Job satisfaction: evidence for impact on reducing psychosocial risks

Job satisfaction is a dominant theme in the organisational psychology
literature with numerous studies aiming to understand the antecedents to it. An
OSHwiki article examines the empirical evidence surrounding job satisfaction.
It focuses on the factors that influence job satisfaction, including:
organisational support, superiors, co-workers, and conditions to work. Outcome
factors, at the organisational and individual level, are also explored. The
aurhors surveyed 3256 workers across Italy and found that career promotion and
career prospects had the strongest relationship with job satisfaction. However,
this study also observed that superiors, colleagues, growth, independence,
recognition, job variety, the physical environment, benefits, wage, hours, and
job certainty also had strong relationships with job satisfaction. This
highlights the numerous workplace factors that influence satisfaction at work.
In general, researchers have simplified the organisation of predictors into one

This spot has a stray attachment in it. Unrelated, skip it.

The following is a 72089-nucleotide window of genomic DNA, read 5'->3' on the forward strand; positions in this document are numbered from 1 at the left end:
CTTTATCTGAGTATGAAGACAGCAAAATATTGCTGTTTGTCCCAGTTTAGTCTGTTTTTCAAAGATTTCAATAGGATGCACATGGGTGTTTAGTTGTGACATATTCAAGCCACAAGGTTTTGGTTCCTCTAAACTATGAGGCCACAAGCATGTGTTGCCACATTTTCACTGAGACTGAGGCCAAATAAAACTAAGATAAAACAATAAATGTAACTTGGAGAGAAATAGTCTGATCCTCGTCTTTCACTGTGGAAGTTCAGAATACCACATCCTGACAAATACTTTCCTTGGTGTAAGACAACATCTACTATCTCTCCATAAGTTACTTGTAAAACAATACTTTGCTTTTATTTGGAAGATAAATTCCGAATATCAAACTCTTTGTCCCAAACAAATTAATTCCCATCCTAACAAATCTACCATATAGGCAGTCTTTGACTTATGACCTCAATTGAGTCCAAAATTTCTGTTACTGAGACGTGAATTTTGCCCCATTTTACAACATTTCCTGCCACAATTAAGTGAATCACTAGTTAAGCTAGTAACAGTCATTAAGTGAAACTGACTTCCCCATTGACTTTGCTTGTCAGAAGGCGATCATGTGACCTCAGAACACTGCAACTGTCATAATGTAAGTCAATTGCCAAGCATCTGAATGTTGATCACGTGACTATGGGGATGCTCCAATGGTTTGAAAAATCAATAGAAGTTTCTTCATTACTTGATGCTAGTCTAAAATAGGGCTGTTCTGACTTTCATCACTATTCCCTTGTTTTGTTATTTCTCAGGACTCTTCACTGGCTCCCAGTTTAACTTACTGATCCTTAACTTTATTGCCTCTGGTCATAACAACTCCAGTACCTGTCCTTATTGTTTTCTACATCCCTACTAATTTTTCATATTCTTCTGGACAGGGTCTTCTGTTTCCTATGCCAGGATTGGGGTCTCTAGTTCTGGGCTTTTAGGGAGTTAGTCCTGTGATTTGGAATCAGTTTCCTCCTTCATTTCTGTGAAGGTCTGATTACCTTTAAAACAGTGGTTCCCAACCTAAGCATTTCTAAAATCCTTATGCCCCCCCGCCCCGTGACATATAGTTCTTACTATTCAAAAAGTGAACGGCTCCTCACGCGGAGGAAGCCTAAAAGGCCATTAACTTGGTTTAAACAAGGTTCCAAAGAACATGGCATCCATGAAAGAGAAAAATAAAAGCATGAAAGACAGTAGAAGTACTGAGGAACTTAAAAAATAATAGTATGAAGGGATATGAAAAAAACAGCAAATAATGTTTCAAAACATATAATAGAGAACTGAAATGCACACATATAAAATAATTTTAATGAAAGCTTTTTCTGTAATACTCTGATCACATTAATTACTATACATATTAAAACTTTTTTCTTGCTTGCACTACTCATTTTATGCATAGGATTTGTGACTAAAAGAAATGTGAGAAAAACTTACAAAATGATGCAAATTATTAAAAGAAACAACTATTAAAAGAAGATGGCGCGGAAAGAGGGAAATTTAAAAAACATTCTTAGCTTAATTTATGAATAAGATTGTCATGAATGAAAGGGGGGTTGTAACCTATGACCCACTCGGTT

of five categories: individual worker factors, organisational support, superiors, co-workers and
conditions at work.

The authors conclude: The antecedents to job satisfaction can be broadly
grouped as into four main categories (organisational support, support from
superiors and co-workers, individual factors and conditions of work), and
organisations wishing to improve the levels of satisfaction should try to
address these antecedents as part of a comprehensive strategy to address
worker's health and overall satisfaction with work.

More info

AplusA-online.de - Source: European Agency for Safety and Health at Work